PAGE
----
A visibly nervous Harris needed repeated breaks on the stand, often summoning her lawyer for advice. L.A. County Deputy Dist. Atty. Kathy Ta appeared to grow annoyed with Harris, at times reminding her that, even with immunity, she could still be charged with perjury if she lied on the stand.
“It’s hard to remember these events,” Harris said at one point.
“It wasn’t so hard in September,” Ta replied, a clear edge to her voice.
Harris was unequivocal during her testimony on a few points: that she did not shoot Pete, that she hadn’t been paid a dime by Peterson’s team and that she had not been “compromised” between September and this week, rebutting an allegation Spiro made to a gossip website.
When asked why she sent the text message saying “Tory shot Meg” on the night of the attack, Harris said she did so in a “panic” and only assumed Peterson opened fire. She repeatedly said in court that she did not see him with a gun. Harris also said she didn’t remember sending text messages to Pete describing an assault committed by Peterson that night.
Initially, prosecutors had been allowed to play only portions of her recording to refresh her recollection on the stand, and Herriford told jurors they could not consider the tape as evidence.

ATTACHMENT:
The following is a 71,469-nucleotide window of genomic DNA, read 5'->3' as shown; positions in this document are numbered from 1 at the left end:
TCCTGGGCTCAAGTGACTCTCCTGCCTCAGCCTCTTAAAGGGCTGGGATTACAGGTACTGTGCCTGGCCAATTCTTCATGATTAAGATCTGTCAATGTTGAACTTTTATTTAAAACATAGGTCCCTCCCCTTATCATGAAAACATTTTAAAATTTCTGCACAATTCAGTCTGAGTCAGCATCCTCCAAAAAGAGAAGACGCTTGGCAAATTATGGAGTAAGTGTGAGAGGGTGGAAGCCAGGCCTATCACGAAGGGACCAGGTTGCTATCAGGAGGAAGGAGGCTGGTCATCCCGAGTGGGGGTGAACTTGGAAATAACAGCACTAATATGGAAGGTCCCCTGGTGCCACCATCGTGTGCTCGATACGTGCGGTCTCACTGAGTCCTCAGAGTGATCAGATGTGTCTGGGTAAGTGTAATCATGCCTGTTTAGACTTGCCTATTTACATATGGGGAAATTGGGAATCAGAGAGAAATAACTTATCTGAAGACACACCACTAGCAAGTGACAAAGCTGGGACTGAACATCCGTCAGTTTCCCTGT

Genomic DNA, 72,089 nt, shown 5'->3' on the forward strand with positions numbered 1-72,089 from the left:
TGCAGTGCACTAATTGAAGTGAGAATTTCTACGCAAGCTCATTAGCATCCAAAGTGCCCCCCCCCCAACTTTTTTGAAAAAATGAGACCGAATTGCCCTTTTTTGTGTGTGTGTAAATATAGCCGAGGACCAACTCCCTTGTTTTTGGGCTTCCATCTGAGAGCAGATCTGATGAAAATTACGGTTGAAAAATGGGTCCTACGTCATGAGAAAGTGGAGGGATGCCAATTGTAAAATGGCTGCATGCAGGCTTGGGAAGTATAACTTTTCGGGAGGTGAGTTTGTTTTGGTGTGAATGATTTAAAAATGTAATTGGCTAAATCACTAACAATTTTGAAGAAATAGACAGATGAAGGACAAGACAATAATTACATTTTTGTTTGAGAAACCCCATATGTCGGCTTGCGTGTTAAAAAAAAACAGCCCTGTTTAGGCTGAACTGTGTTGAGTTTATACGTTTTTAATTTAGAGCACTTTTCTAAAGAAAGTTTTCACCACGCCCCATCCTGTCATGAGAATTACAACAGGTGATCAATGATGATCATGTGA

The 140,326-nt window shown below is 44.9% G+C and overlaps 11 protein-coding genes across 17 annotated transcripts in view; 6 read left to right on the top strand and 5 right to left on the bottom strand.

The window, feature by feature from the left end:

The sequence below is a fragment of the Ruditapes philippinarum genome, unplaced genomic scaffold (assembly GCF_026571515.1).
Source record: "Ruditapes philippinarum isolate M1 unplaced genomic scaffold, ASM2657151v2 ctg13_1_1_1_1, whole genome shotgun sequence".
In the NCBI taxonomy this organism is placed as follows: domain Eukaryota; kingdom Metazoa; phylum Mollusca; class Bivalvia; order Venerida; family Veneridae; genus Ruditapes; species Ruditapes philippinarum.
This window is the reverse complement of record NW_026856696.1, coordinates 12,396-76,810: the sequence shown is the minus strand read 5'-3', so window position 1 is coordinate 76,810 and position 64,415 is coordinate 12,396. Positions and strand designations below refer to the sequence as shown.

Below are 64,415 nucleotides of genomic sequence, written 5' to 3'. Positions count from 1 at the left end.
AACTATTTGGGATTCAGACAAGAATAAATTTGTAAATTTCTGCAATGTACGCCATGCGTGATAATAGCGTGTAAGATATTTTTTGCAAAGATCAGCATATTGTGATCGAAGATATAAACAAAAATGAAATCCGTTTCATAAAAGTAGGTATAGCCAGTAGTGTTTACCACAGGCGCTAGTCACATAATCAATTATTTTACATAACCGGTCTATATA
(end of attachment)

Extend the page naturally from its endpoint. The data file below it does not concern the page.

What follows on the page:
But that changed after Mgdesyan made remarks during his cross-examination that suggested prosecutors had pressured Harris during the September interview. Bott then requested to play the whole recording to rebut the idea prosecutors acted improperly. Herriford agreed.
On tape, Harris’ memory is much more vivid.
“I don’t know if [Peterson] was hitting me with a closed fist or he was slapping me, but there was a physical altercation,” Harris said, adding she “became afraid for my life when he started pulling my hair and my neck really, really hard.”
Harris also clearly described Pete as having been shot and bleeding, according to the recording, and also confirmed she sent the text message blaming Peterson for the shooting.
On the tape, Harris also echoed Pete’s claim that Peterson had promised both women $1 million each the night of the shooting if they didn’t report it to police. Days later, Harris said on tape, Peterson also asked her if she needed money to invest in a business or a job after the shooting. She did not explicitly say Peterson tried to bribe her in exchange for her refusing to cooperate with authorities.